Environmental Matters

St James Icon Environment Logo diocese small sign

May 2022 Newsletter

picture of insect hotel The insect hotel that has been installed in the cemetery.

The next steps may be to complete the ARocha questionnaire to help determine how St James can be more environmentally friendly, and to publish the report from the Oporto British School when they have completed it.

Peter Blackburn
Linda Wilson
Srishti Singh
Lesley Costello
Victor de Holander
email

April 2022 Newsletter

Now that the summer time (daylight-saving time) has come into effect we look forward to spring and summer. The latest activity reflects this.

Bird nesting boxes

Thanks to Barry, who has installed these on trees in the cemetery.

picture of nesting box
picture of nesting box 2

Environmental Science Project

Primary Students from The Oporto British School (OBS) visited the churchyard on Wednesday 30th March. More details will be in May’s newsletter.
It was good to see them working on their environmental science project. They installed a bee and insect house/hotel as well as conducting research. It was a very happy group of children strengthening the links between St James and the school.
This capitalises on our conversation with St Vincent’s in the Algarve, who have already been conducting similar research. Thanks to Lesley for organising this.

cemetery flowers
Wild flowers in the cemetery [photo: Nick Holland]

Peter Blackburn
Linda Wilson
Srishti Singh
Lesley Costello
Victor de Holander
email

March 2022 Newsletter

Transport

One of the themes of previous newsletters has been that each individual can make a small difference according to their own circumstances. Jonathan Ayerst, our organist, and I, Peter Blackburn, cycle to St James on most occasions.

cyclist at St James cyclist at St James

Cycling conditions have improved over recent years, with motorists more conscious that they need to give cyclists more space when overtaking, and cycle lanes on major streets. If you use these, be careful at junctions where motorists tend to turn right without checking whether the cyclist is continuing straight on; otherwise the obvious advice is to ensure you have good lights and some visible clothing.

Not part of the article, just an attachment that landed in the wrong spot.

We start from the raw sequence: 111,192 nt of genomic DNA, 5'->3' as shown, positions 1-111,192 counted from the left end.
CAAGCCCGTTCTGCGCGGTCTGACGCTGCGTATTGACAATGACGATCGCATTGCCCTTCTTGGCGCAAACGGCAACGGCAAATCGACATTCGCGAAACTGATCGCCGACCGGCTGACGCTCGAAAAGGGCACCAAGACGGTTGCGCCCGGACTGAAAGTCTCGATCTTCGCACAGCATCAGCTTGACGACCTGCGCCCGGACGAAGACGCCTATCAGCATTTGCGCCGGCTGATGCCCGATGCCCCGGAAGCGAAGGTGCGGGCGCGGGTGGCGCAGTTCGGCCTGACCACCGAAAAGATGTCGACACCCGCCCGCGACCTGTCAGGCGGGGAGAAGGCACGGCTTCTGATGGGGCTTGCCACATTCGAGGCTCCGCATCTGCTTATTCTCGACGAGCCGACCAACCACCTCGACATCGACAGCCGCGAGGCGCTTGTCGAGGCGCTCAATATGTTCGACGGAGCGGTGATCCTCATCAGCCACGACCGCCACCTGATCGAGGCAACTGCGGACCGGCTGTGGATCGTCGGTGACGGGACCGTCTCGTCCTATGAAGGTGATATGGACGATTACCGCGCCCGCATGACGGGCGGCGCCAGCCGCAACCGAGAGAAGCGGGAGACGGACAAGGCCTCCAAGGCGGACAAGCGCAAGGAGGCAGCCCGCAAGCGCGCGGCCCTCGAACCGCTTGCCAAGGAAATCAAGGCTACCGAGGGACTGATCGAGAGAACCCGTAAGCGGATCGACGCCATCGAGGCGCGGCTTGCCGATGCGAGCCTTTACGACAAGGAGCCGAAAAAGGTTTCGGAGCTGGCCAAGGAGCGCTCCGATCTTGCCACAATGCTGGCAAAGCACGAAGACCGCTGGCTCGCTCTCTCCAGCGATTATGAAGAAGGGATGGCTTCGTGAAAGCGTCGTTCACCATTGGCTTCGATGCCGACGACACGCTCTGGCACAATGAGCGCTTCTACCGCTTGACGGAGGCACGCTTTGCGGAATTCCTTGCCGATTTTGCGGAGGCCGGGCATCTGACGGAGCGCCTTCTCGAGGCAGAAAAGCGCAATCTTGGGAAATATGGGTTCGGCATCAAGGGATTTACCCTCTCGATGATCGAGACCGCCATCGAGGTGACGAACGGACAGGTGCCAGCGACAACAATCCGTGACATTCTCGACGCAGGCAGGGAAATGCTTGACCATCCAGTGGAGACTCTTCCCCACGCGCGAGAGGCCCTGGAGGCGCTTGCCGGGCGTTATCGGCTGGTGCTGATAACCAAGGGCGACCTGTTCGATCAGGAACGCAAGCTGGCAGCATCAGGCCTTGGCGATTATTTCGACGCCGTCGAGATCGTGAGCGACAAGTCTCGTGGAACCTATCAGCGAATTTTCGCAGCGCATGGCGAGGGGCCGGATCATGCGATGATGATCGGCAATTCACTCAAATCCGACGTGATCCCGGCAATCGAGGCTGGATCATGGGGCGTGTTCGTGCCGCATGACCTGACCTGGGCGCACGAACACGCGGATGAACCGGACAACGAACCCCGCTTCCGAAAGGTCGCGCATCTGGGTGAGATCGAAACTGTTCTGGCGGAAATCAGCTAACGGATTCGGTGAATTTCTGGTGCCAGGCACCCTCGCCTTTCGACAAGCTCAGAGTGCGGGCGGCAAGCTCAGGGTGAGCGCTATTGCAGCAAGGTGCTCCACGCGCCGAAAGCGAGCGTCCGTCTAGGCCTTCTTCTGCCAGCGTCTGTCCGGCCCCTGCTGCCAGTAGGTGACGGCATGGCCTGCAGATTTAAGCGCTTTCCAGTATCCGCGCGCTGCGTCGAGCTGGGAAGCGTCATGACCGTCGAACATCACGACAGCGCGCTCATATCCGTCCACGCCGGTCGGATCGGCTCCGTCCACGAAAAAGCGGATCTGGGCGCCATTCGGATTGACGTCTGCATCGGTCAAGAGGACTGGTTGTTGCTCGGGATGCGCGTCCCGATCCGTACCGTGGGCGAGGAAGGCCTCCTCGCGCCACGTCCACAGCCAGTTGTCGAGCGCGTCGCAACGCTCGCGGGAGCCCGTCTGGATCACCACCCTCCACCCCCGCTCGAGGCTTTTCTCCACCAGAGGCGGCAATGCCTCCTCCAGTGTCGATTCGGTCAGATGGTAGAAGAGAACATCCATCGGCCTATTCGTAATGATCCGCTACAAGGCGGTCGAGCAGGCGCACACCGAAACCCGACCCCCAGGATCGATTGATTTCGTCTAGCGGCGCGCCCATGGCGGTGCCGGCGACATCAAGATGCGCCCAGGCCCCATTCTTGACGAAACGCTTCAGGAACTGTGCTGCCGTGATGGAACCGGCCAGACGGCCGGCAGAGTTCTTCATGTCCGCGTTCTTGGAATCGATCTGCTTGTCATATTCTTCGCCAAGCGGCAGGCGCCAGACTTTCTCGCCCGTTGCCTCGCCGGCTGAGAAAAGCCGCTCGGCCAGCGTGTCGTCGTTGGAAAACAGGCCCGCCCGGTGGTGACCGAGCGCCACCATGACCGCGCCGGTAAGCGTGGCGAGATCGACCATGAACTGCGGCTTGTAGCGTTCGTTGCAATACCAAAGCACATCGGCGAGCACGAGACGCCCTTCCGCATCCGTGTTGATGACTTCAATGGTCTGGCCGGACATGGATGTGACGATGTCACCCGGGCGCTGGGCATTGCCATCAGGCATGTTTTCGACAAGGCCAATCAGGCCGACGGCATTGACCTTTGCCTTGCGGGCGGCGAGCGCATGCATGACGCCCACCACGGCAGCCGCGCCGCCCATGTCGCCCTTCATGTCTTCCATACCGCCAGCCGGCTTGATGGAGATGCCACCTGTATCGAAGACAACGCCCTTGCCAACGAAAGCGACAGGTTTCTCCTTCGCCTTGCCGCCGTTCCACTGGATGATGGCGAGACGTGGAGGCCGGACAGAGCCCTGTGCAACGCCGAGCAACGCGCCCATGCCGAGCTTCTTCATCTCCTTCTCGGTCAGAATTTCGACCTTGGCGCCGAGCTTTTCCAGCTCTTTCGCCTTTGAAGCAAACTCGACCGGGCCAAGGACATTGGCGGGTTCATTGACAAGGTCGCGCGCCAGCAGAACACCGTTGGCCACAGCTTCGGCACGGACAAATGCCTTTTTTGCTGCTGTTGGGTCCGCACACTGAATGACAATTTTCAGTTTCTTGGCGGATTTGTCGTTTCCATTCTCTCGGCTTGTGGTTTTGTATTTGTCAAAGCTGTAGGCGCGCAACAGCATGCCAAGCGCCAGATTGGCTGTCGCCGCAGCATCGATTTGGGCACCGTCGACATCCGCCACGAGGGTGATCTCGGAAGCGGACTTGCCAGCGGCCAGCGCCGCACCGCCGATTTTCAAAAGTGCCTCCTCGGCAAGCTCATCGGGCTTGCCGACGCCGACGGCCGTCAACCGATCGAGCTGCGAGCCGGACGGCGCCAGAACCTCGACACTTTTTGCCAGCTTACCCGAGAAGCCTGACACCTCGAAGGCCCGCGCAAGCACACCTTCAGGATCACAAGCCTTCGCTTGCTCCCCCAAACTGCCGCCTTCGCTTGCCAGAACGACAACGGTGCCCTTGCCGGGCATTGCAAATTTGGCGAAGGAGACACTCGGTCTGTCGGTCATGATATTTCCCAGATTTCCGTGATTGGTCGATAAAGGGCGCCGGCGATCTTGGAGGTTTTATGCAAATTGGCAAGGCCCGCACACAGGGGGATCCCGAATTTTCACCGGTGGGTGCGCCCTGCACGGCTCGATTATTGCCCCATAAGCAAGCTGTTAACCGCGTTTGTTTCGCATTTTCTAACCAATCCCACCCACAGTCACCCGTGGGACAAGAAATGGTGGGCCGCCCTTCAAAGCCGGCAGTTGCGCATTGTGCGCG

is a link to Cycle UK’s advice page on a variety of topics.

Several people also walk and travel by bus and metro.

Bird Boxes

Barry has constructed two of these and they will be placed strategically in the churchyard any time now, ready for spring.

Saving Paper

St James’ Church is making an attempt to save paper in regular publications. The Sunday readings will be printed every two weeks on both sides of the A4 sheet. Vicky Field, our Church Council Secretary, sends regular emails with attachments, and these are also available on this web site. Attachments include this letter and monthly church notices. If you are reading this in the paper version you will see it is two-sided A5. Please try the online version to see if it suits you.

Peter Blackburn
Linda Wilson
Srishti Singh
Lesley Costello
Victor de Holander
email

February 2022 Newsletter

Wood for two nesting boxes has been donated by a local carpenter and Barry is putting these together to place in the church yard ready for spring.

This month has been relatively quiet, however ideas for the next weeks include insect hotels.

Over recent months we have seen very little rain, and remaining conscious of our usage is important. How we save water is dependent on individual circumstances, but the important thing is to keep it in mind.

St Albans Diocese has kindly allowed us ​​to use the environment logo at the head of the newsletter. We will maintain contact with them for ideas.

And finally the St James’ web site’s recent move to a new host is good news from an environmental point of view.

Peter Blackburn
Linda Wilson
Srishti Singh
Lesley Costello
Victor de Holander
email

January Newsletter

Around nine million tons of plastic litter enter the sea yearly, influencing coastal and marine life, just as human wellbeing. It is assessed that 3461 species are affected, and marine plastic contamination is perceived as a significant worldwide danger to the wellbeing of the sea, environments, biodiversity, wild creatures and government assistance. (Charitou, A., et al., 2021. Investigating the knowledge and attitude of the Greek public towards marine plastic pollution and the EU Single-Use Plastics Directive)